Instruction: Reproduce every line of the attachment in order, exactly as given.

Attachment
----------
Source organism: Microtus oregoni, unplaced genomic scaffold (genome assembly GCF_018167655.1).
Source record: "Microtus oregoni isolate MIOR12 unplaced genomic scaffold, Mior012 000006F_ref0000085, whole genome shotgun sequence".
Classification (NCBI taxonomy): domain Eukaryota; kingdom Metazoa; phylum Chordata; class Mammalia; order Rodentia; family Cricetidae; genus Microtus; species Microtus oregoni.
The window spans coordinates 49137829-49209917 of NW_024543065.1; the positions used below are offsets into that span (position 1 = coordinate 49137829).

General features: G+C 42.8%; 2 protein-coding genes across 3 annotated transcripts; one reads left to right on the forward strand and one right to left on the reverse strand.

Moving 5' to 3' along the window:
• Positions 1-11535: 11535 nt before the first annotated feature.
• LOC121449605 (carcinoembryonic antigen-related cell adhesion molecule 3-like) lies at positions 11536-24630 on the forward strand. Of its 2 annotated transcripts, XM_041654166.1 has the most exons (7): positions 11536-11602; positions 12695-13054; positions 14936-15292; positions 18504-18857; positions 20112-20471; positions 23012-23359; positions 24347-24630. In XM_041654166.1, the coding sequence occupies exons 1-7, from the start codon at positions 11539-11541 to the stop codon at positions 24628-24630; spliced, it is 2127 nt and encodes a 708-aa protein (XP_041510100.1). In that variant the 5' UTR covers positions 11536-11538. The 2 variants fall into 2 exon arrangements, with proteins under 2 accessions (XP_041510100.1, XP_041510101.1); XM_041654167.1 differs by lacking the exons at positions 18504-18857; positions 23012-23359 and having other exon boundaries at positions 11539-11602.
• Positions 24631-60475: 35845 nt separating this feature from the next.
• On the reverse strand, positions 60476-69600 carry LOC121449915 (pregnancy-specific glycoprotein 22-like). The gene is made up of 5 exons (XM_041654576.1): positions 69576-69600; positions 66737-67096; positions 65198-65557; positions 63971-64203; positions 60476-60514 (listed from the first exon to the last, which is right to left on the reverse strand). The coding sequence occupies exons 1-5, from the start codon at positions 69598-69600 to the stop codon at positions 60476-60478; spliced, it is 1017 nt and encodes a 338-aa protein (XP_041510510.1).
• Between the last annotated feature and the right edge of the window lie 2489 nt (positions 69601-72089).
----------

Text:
Source organism: Microtus oregoni, unplaced genomic scaffold (genome assembly GCF_018167655.1).
Source record: "Microtus oregoni isolate MIOR12 unplaced genomic scaffold, Mior012 000006F_ref0000085, whole genome shotgun sequence".
Classification (NCBI taxonomy): domain Eukaryota; kingdom Metazoa; phylum Chordata; class Mammalia; order Rodentia; family Cricetidae; genus Microtus; species Microtus oregoni.
The window spans coordinates 49137829-49209917 of NW_024543065.1; the positions used below are offsets into that span (position 1 = coordinate 49137829).

General features: G+C 42.8%; 2 protein-coding genes across 3 annotated transcripts; one reads left to right on the forward strand and one right to left on the reverse strand.

Moving 5' to 3' along the window:
• Positions 1-11535: 11535 nt before the first annotated feature.
• LOC121449605 (carcinoembryonic antigen-related cell adhesion molecule 3-like) lies at positions 11536-24630 on the forward strand. Of its 2 annotated transcripts, XM_041654166.1 has the most exons (7): positions 11536-11602; positions 12695-13054; positions 14936-15292; positions 18504-18857; positions 20112-20471; positions 23012-23359; positions 24347-24630. In XM_041654166.1, the coding sequence occupies exons 1-7, from the start codon at positions 11539-11541 to the stop codon at positions 24628-24630; spliced, it is 2127 nt and encodes a 708-aa protein (XP_041510100.1). In that variant the 5' UTR covers positions 11536-11538. The 2 variants fall into 2 exon arrangements, with proteins under 2 accessions (XP_041510100.1, XP_041510101.1); XM_041654167.1 differs by lacking the exons at positions 18504-18857; positions 23012-23359 and having other exon boundaries at positions 11539-11602.
• Positions 24631-60475: 35845 nt separating this feature from the next.
• On the reverse strand, positions 60476-69600 carry LOC121449915 (pregnancy-specific glycoprotein 22-like). The gene is made up of 5 exons (XM_041654576.1): positions 69576-69600; positions 66737-67096; positions 65198-65557; positions 63971-64203; positions 60476-60514 (listed from the first exon to the last, which is right to left on the reverse strand). The coding sequence occupies exons 1-5, from the start codon at positions 69598-69600 to the stop codon at positions 60476-60478; spliced, it is 1017 nt and encodes a 338-aa protein (XP_041510510.1).
• Between the last annotated feature and the right edge of the window lie 2489 nt (positions 69601-72089).